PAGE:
It is unlikely that President Obama won the Catholic vote in any Southern state and with what we can see above Romney would have been just 69 electoral votes shy of 270. So how did the president get to 50% percent of the Catholic vote nationally? By winning this in California by +24 percentage points (62% to 38%). He also had big advantages in smaller states we can see like New Mexico (+32 percentage points) and Maine (+15). Romney won the Catholic vote in several Democratic states including Connecticut (+2), Illinois (+3), New York (+6), and New Jersey (+8) and led by strong margins in some of the Midwestern swing states including Michigan (+11), Ohio (+11), and Wisconsin (+12).

There certainly is no consolation prize for winning the Catholic vote at the state level! But Mitt Romney can look back at his state by state performances in the primaries and later in the general election and see quite a bit of success among Catholic voters. Republicans of the future on the other hand need to be aware that winning the Catholic (and Protestant) vote in many states is no longer enough to win national elections. The “Nones” of 2012 are as important to the Democratic Party now as Catholics were to them in 1960 (pre-election, post-election).

A comparison of which candidate won the Catholic, Protestant, and None vote is shown in the table below:


Santa Claus: To believe or not to believe?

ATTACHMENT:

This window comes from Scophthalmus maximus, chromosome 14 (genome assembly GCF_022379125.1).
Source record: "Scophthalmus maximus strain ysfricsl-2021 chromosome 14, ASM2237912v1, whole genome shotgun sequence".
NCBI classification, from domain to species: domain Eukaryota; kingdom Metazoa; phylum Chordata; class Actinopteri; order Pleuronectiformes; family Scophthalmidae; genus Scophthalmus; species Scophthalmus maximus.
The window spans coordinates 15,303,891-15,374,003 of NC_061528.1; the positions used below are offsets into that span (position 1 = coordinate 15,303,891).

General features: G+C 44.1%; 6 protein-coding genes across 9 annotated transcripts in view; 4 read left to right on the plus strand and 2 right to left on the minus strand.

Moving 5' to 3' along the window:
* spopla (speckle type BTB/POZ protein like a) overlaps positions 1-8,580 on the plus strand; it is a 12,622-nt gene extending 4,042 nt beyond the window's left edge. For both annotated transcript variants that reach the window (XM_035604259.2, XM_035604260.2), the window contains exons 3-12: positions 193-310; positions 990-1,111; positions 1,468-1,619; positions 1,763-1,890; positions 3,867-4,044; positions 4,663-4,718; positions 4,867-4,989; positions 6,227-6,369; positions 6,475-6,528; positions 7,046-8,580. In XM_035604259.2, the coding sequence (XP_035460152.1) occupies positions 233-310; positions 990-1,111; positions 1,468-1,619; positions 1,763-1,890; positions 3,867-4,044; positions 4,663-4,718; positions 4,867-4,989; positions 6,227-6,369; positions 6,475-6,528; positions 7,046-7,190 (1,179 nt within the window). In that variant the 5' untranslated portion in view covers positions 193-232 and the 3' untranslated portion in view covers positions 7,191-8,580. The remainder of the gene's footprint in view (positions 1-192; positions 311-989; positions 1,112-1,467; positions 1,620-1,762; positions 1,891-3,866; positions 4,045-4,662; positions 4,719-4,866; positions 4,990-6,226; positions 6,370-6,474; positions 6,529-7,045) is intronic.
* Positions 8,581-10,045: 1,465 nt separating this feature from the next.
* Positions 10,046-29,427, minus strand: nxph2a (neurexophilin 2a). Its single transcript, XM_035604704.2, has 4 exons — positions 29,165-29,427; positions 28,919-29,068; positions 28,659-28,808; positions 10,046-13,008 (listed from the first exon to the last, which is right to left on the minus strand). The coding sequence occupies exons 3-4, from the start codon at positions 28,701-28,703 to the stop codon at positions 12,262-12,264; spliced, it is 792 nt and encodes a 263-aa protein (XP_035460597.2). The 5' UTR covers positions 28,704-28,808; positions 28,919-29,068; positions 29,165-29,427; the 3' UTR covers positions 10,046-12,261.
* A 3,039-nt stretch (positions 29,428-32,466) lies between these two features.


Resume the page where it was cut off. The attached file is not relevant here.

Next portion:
It’s seems odd how troubling Santa Claus has become. Among religious and non-religious alike there are those who second guess, for various reasons (e.g., secularism, commercialism, honesty), whether Santa should be “invited” over for Christmas in the 21st century.

I can remember my two childhood confrontations with faith in Santa in the 1970s (before you could Google any doubts). I can’t remember the precise age but I can recall pushing my bed to a window overlooking another house. I tried to stay up until I saw him and his sleigh land on their roof. Without ready access to caffeine I failed. The next Christmas I set out a pen, paper, and inkpad with the milk and cookies and requested Santa’s autograph and a stamp of Rudolph’s hoof. It was my first real try at data collection. My handwriting analysis was inconclusive but I did know, even at that age, the difference between a beagle’s paw print and a reindeer’s hoof. But maybe Santa was in a hurry and my dog was nearby? (Others have had more success at collecting evidence).

Santa is certainly no St. Nicholas and whether one is Christian or not there was a time not long ago when most American children believed in him. Eighty six percent of Americans in the most recent survey asking such a question (…that I can analyze) said they believed in Santa as a child. This is highest among Catholics at 94%. Even most non-Christians and the currently unaffiliated (…”Nones” who may have been religious earlier in life) say they believed in their youth.

If you’re a parent you may be asking yourself does my child believe or are they just pretending to believe? If kids today are anything like we were in our youth they will likely begin to have doubts around age 10—the most frequently noted age for this. Nearly half of adult Catholics (48%) who believed in Santa say they stopped believing in the jolly old man before age 9. Overall, for American adults of all faiths, only about 2% of those raised to believe in Santa continue to believe in him as an adult (...comparatively speaking not a good “retention” rate).